“Conflict can build bridges”
Thousands have taken to the streets in Germany to protest the government’s Coronavirus policies. They are a disparate group of people who would otherwise have little or no contact: concerned citizens, conspiracy theorists, new agers and far-right radicals. There has been a lot of media attention, but just how worried should we be? Protest researcher Dieter Rucht says there is no need for alarm. He views these demonstrations as part of democratic discourse.
By Wolfgang Mulke
Professor emeritus Dieter Rucht is on the board of the Institut für Protest- und Bewegungsforschung (Institute for Protest and Movement Research) in Berlin. | Photo: © privat
Mr Rucht, very different groups have come together in the streets to protest the German government’s Coronavirus policies. What has brought groups we could never have imagined sharing any interests together?
People are not brought together so much by a shared goal as by a shared reason. Demonstrations have created drama that attracted media attention. So they have become a stage for individual interests and objectives. It doesn’t matter what your neighbour to the left or the right, in front of or behind you, says or wants.
In summer 2020, when the demonstrations reached a peak, the number of cases and the economic impact of the pandemic in Germany were comparatively small. Why was protest here then so widespread and vehement?
I think the prevention paradox is the primary reason. Many people who live in places where the pandemic has been contained feel that the protection measures were excessive. The pandemic, they argue, was not so bad after all. They cannot see that these measures are the very reason the pandemic did not spread. The inconsistency of some political decisions, as can happen in a federal state, has only served to strengthen this belief. People are confused and upset.
Have there been other examples of similarly odd protest alliances in the past?
There have been a few negative coalitions where opposing groups have joined forces for a time against a shared opponent or to fend off a specific threat. But these have been temporary alliances entered into knowingly for tactical reasons, like the right and left-wing groups at the 2014 peace vigils against global financial capitalism in the wake of the Ukraine crisis. At the moment, I don’t see a tactical or strategic element in play. What I do see are people interested in presenting their views to a wide public.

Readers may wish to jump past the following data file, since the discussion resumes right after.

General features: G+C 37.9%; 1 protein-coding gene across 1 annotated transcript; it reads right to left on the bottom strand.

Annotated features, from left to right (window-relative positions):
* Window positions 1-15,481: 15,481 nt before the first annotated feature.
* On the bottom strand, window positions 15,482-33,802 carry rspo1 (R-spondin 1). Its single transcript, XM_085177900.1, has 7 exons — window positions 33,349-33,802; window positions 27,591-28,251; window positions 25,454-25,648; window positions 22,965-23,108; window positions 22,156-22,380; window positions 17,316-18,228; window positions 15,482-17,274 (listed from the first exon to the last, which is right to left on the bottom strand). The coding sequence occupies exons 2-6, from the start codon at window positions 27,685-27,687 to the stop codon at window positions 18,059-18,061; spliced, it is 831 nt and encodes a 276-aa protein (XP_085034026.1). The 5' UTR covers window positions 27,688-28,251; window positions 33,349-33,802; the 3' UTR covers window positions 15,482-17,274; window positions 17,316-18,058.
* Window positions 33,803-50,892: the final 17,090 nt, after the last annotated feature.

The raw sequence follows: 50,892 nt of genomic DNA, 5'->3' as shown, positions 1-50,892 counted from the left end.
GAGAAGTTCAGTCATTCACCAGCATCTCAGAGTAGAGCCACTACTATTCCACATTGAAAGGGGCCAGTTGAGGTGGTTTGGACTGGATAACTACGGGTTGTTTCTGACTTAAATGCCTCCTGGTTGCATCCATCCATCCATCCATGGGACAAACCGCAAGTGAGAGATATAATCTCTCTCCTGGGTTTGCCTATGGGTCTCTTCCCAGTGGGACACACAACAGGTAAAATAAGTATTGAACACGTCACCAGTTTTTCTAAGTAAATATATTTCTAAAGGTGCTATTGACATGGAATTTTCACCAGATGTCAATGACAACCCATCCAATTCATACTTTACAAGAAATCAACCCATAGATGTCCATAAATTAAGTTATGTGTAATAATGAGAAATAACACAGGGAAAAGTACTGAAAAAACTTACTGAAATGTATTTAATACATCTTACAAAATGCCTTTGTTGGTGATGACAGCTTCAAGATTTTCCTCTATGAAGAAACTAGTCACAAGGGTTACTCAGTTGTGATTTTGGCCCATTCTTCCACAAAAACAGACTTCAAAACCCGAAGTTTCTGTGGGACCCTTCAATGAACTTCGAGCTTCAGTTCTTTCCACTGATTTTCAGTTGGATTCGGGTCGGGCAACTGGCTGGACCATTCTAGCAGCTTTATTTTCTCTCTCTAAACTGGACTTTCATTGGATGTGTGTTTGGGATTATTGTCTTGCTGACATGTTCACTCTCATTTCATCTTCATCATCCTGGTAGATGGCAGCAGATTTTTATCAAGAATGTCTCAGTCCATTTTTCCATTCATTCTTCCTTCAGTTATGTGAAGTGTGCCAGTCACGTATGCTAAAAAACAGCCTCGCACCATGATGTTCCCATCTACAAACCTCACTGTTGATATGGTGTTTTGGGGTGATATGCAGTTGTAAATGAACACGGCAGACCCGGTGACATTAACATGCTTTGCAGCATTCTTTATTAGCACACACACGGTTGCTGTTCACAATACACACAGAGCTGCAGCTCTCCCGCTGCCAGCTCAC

As in other countries, some of the anger is directed at the “establishment”, whatever that means. Is it possible that this diffuse movement could give rise to another aimed at destroying existing structures, even if it initially has no alternatives to offer?
This has only happened in a few individual cases where the opposition was deeply divided. The situation in Israel immediately comes to mind. One the one hand are ultraorthodox Jews who live in a closed society and powerfully assert their interests. On the other is Israel’s left-leaning and liberal society, which is not self-contained and does not represent a homogenous block. This means the smaller camp can impose its will, even though the other has greater numbers. A minority can win out against the majority because they are compact, energetic and carry out targeted hits. I don’t see this as a possibility in Germany though, at least not yet. Here we have a relatively powerful camp in favour of the corona virus measures and a strongly democratic one that will stand up if the protests gather steam.
It still seems like the fronts are growing more entrenched, and not just in regard to the Coronavirus. The conflicts are also getting increasingly bitter for other important issues, like how to deal with climate change, the shift to green mobility, digitalization and migration. Are we undergoing increasing social division?
There has been a creeping tendency towards polarization. Still, the situation here is nothing like in the USA. Yes, we are divided on a whole host of issues, but the various dividing lines run between very different groups and sometimes counter to the original conflict. This diffuses things somewhat. Let’s take the right-wing groups, for example, that want to strengthen public opinion polls. This is a clear acceptance of democracy. There are many groups on the left who, like on the right, are also in favour of more public participation in decision-making.
Overall though, tensions seem to be escalating. Isn’t that a bit worrisome?
Over the past 50 years, the trend has been toward a greater number of issues and more groups getting involved. We have a surfeit of protests. This is not a problem as long as these don’t divide into two large camps. It is simply part of the normal democratic process. Conflict can build bridges because extreme positions tend to move towards each other over time.
How should we deal with those who call the Coronavirus a hoax or subscribe to conspiracy theories – does it even make sense to engage with them on the topic?
There is no one strategy that fits all groups. It makes little sense to come up with counter arguments when dealing with ideologically entrenched far-right radicals. In the more diffuse right-wing spectrum though, there are people who have some niggling doubts. This is the group we should be addressing. Let someone talk about the supposed corona hoax for a bit; don’t cut them off right away. Rather than immediately disagreeing, ask questions: Where did you read that? Was it a reliable source? And we can admit that critical questions are justified on some issues. Critical questions are legitimate. Once a climate in which people are willing to listen has been created, then you can take a clear standpoint and the facts to support it.